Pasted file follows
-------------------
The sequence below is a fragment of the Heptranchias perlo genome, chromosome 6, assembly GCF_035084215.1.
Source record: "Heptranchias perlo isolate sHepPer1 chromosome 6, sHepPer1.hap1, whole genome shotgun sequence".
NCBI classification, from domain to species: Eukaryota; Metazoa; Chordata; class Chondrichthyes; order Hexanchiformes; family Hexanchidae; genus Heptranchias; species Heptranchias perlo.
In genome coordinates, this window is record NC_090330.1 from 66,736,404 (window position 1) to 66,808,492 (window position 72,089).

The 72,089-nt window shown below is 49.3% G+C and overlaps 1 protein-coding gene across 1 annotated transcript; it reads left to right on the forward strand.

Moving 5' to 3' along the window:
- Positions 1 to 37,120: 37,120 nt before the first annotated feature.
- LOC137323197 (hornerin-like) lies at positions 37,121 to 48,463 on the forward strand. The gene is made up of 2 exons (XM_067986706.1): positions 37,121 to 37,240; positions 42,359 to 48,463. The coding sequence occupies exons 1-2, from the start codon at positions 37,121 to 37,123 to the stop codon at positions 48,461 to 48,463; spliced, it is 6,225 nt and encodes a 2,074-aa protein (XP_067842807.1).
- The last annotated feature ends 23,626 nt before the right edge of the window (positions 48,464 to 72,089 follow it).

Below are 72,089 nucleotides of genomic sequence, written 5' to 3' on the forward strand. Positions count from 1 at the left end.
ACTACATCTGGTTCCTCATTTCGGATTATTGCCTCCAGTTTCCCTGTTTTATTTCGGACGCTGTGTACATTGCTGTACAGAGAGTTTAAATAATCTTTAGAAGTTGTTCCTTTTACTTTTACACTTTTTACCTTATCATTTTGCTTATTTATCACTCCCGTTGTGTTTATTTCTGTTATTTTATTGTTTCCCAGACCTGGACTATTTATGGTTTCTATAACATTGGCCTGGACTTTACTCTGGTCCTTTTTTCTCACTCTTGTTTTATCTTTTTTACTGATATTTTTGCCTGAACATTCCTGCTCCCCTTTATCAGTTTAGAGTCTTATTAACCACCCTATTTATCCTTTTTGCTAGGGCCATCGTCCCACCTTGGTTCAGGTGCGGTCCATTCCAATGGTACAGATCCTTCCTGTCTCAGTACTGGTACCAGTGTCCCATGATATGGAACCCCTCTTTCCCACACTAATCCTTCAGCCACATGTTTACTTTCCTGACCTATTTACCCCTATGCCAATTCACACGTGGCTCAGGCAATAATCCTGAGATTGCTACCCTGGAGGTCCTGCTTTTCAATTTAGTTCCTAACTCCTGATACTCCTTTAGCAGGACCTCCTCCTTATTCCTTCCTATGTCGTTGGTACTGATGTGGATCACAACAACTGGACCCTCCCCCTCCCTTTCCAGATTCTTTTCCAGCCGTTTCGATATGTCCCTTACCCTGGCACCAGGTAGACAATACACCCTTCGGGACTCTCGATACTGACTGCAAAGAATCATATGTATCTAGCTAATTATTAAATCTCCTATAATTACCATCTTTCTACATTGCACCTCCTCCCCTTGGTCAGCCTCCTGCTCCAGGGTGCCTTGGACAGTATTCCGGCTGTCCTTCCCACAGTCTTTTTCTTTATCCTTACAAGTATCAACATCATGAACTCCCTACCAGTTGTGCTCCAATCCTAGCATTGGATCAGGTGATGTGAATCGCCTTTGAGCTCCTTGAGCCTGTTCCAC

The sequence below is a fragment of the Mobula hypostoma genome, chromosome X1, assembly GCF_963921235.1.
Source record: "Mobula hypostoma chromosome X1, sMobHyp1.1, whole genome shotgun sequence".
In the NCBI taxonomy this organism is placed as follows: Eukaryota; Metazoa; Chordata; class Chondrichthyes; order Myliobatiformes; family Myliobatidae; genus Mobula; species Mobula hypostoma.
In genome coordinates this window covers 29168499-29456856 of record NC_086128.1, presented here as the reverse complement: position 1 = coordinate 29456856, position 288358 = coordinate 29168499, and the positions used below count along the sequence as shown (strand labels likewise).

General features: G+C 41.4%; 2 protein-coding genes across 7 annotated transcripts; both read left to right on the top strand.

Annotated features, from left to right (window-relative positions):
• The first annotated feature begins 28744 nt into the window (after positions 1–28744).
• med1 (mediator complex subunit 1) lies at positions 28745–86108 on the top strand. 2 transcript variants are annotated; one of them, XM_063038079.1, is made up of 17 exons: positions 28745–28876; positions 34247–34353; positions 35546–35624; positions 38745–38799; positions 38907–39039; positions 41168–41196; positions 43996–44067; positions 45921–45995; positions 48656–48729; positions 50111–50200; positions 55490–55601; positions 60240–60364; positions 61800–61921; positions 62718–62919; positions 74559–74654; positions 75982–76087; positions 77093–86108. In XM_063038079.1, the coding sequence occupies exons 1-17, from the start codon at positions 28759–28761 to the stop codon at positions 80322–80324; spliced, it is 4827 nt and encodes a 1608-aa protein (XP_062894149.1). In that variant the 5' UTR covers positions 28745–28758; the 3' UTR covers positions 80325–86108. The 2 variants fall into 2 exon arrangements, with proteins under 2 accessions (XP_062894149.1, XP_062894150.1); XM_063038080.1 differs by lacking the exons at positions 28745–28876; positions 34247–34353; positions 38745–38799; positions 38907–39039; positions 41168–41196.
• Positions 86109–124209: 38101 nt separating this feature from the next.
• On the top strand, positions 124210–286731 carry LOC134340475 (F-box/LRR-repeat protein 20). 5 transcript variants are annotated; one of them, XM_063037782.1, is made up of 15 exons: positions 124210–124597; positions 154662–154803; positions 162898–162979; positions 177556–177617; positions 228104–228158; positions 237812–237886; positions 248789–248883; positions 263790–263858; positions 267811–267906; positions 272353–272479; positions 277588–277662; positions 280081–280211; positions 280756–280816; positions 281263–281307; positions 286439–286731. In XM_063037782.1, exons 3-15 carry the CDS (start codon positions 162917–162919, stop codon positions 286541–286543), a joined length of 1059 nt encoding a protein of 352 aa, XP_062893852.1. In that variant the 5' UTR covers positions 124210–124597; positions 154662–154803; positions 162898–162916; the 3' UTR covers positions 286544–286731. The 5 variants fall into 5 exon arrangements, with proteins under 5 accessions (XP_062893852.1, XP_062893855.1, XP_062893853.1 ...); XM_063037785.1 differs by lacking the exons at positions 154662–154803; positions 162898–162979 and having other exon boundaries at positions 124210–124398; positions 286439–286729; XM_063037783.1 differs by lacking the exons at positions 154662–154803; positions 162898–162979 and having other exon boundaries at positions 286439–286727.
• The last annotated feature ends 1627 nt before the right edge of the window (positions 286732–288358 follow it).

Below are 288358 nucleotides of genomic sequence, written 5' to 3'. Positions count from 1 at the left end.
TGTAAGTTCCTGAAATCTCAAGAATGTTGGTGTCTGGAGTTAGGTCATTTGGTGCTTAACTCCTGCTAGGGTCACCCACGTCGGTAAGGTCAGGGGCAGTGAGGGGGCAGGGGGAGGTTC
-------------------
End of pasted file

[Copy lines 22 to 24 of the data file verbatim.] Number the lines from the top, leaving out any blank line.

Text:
• The last annotated feature ends 1627 nt before the right edge of the window (positions 286732–288358 follow it).

Below are 288358 nucleotides of genomic sequence, written 5' to 3'. Positions count from 1 at the left end.
TGTAAGTTCCTGAAATCTCAAGAATGTTGGTGTCTGGAGTTAGGTCATTTGGTGCTTAACTCCTGCTAGGGTCACCCACGTCGGTAAGGTCAGGGGCAGTGAGGGGGCAGGGGGAGGTTC